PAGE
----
Inside USD

Fair Helps Students Make a Major Decision

Monday, April 21, 2008

Everyone’s different when it comes to choosing their college major, but for Matt Rutz, the decision on what to study at the University of San Diego focused what interested him most — and what didn’t. 

“Science was where I needed to be,” says Rutz, a biology major and a chemistry minor who will graduate next month. “I’d read business books and law books, but they were boring to me. But whenever I’d read a science book, I was always interested in it. (Biology) met all of what I wanted in a major. It’s the perfect major.” 

Rutz spent his lunch hour Tuesday on some homework when he wasn’t answering questions from curious students about Pre-Health Studies programs offered through USD’s College of Arts and Sciences. His table was one of several representing various academic disciplines and programs for the Majors Fair, put on by USD Career Services. 

For USD students still searching for the right fit, the event was one-stop shopping to learn about majors such as engineering, computer science, business, foreign languages, ethnic studies, anthropology, English and more; minors in Peace and Justice Studies and in Leadership; certificate programs from Paralegal to American Humanics; and to find out about study abroad opportunities. 

Each representative was asked the same question — I’m a freshman student. Why should I major in your program? 

“It’s a guaranteed job in every industry and in all organizations,” says Jan Morris, an accountancy lecturer in the School of Business Administration. “They all have someone taking care of the financials. Our degrees can open so many doors and help transition them into management positions because it’s important to know how money works.” 

The engineering program at USD is listed under the School of Business umbrella, but it continues to grow on its own. Students earn a B.A./B.S. in the discipline they chose. Two senior mechanical engineering students, Jason Gasmin and Nate Allera, believe the program offers several important aspects. 

“Everything you learn, you’ll apply,” says Gasmin, who will graduate in May. Allera, who will graduate in December, praised the professors in the department for their expertise and guidance. 

Allera was at the Majors Fair to answer questions posed by young students interested in studying engineering — electrical, industrial and systems, and mechanical are offered at USD — and Tuesday’s experience took him back to his earlier days on campus when he was the one searching for a major.

“I took all kinds of classes. I think one of my first classes was in archeology. I guess I thought I wanted to be Indiana Jones,” Allera says with a laugh.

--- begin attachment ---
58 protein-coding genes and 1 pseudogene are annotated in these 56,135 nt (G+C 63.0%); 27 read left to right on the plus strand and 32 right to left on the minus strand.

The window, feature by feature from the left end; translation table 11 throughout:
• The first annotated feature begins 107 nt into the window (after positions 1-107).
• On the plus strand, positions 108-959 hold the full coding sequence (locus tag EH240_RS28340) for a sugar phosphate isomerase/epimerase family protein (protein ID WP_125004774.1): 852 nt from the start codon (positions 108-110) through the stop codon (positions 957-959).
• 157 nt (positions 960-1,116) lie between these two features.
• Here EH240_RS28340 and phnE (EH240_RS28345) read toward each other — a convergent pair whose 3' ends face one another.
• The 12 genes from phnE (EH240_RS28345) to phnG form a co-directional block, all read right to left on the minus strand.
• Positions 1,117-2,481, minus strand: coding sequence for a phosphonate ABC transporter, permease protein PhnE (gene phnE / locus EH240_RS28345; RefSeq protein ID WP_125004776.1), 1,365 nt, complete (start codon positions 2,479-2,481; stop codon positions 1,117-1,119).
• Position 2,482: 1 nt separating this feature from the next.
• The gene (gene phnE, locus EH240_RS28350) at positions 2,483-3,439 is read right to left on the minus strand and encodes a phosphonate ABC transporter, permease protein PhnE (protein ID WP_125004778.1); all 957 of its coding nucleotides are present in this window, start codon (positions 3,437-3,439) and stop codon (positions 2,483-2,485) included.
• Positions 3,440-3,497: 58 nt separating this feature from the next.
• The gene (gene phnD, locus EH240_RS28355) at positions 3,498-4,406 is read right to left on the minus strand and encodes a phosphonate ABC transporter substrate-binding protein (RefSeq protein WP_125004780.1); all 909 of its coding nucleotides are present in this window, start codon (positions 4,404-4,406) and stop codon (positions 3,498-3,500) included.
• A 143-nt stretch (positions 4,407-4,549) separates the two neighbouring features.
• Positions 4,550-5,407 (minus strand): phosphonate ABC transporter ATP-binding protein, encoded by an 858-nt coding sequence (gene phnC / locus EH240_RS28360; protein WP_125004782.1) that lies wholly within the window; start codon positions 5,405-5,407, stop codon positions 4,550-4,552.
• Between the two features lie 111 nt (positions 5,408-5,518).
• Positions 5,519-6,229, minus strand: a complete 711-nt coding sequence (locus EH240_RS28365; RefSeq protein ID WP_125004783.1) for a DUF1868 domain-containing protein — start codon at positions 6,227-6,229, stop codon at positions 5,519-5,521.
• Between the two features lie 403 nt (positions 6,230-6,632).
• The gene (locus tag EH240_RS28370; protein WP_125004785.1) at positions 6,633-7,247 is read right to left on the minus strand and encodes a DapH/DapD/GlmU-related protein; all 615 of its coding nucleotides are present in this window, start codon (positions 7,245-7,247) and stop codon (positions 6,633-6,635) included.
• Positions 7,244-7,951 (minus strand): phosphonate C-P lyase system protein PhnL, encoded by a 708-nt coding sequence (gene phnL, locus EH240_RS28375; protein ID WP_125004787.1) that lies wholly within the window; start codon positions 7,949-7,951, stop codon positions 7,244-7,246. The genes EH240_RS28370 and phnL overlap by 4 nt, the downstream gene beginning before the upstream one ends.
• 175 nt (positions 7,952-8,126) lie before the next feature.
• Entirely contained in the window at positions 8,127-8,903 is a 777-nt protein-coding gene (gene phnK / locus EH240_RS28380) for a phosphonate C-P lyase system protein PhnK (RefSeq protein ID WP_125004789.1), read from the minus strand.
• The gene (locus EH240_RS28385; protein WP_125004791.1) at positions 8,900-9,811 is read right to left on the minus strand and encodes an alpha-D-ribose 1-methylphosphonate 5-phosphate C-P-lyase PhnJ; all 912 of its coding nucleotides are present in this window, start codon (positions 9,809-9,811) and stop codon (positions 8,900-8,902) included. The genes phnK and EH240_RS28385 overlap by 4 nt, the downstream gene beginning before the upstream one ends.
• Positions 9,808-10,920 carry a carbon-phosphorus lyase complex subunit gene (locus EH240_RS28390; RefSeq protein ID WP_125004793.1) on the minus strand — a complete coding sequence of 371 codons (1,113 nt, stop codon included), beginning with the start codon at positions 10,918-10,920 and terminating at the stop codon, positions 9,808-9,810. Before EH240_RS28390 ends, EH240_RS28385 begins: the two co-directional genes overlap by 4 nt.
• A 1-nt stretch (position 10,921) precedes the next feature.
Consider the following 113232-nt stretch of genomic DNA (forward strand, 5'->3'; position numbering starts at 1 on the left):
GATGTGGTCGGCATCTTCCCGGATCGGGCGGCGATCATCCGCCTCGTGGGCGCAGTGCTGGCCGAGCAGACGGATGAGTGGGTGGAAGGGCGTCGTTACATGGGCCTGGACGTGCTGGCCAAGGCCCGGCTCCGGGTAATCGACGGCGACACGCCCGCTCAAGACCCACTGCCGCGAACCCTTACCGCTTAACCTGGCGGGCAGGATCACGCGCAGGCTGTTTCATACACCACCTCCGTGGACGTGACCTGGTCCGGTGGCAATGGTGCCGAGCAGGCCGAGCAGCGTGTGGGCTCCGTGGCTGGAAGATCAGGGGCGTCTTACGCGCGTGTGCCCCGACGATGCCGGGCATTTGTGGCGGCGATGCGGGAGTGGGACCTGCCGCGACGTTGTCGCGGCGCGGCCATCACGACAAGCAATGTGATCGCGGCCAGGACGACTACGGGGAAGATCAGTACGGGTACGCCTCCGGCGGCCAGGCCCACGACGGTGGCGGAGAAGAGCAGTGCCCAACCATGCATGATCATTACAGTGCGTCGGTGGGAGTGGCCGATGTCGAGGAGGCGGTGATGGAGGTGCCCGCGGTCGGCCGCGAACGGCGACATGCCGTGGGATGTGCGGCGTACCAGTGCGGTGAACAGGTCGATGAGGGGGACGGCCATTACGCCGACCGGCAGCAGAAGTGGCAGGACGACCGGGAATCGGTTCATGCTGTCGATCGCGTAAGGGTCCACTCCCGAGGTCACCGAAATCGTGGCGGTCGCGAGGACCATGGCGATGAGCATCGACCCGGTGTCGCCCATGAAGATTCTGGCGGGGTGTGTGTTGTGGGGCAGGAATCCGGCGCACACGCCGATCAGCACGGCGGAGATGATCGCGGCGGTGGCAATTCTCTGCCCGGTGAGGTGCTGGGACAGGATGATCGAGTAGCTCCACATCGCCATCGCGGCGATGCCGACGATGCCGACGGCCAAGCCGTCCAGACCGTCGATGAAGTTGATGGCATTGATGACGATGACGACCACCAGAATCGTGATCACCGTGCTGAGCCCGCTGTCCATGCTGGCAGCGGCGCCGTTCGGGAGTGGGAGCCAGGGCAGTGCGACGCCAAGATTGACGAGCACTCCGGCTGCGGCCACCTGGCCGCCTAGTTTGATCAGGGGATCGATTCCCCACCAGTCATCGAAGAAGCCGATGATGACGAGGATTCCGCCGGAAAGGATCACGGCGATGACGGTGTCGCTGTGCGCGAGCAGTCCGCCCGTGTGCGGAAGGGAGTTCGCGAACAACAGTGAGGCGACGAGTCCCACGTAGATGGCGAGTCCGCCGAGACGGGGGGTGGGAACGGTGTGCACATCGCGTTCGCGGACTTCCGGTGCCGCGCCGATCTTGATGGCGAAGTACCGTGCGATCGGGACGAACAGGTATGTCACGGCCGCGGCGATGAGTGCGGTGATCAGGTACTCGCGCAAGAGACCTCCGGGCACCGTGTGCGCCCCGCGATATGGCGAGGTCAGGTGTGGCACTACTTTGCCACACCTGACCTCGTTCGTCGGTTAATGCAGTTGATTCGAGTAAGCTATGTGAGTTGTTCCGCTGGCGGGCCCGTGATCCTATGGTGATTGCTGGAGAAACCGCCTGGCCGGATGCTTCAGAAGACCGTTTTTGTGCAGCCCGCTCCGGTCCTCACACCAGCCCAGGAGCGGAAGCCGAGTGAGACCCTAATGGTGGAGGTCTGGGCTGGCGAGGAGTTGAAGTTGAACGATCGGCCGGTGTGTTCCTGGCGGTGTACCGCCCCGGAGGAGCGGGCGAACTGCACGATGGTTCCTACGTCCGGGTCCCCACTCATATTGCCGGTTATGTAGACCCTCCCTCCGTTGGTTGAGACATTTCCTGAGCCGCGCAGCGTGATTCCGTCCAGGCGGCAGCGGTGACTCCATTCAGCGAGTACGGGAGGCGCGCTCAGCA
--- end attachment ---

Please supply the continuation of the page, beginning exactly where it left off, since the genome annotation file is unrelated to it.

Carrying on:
There are majors that certainly encourage students to explore the world beyond themselves and for one student, ethnic studies has lived up to everything she hoped it would be during her time at USD.

“I like it because it’s not your typical major,” says Jocelyn Beavan, a senior ethnic studies major and sociology minor who will graduate in May. “It allows you to learn about different people and different cultures and have a better understanding of yourself.” 

Students are required to take three semesters of foreign language courses and USD offers both majors and minors in this area of study. There’s also opportunities for students to immerse themselves in another culture and to learn a foreign language beyond the classroom by studying abroad in places like Guadalajara, Mexico — USD’s oldest study abroad summer program that will celebrate its 45th anniversary in June — and many more programs worldwide. 

The Peace and Justice Studies minor provides another key aspect of learning about others. The minor promotes conflict resolution, nonviolence and cross-cultural harmony through an integrated multi-disciplinary program. Coordinator Kathryn Statler, who is also a history professor, says there are 60 students taking the minor and it continues to gain in popularity. Three students in the program, juniors Mark Dreschler and Katie Gross and sophomore Jaclyn Miller, say the minor has plenty to offer students. “It covers so many fields, it just depends on how you want to apply it,” Gross says.

The curriculum requires 12 units of distribution requirements that involve thematic or regional focus and a capstone seminar in which students “develop a project designed to illuminate the dynamics of peace and justice,” according to a program flier. 

The Paralegal program is another solid choice, especially for students considering law school, says assistant director Gretchen Veihl. Paralegals are trained members of a legal team who work under the supervision of attorneys. They work on legal research, drafting legal documents and more. The varied programs offered at USD run anywhere from 14 weeks to one year. The American Bar Association-approved program has its own employment-assistance program and works to get graduates internships, Veihl adds. “It’s a great way to get a head start in law school and it’s a tangible skill. No matter what field you’re in, there’s always some kind of legal connection,” she says. 

It’s the same way with all major and minor programs offered at USD — the one, or in some cases, two you chose provides a chance for a lasting connection.

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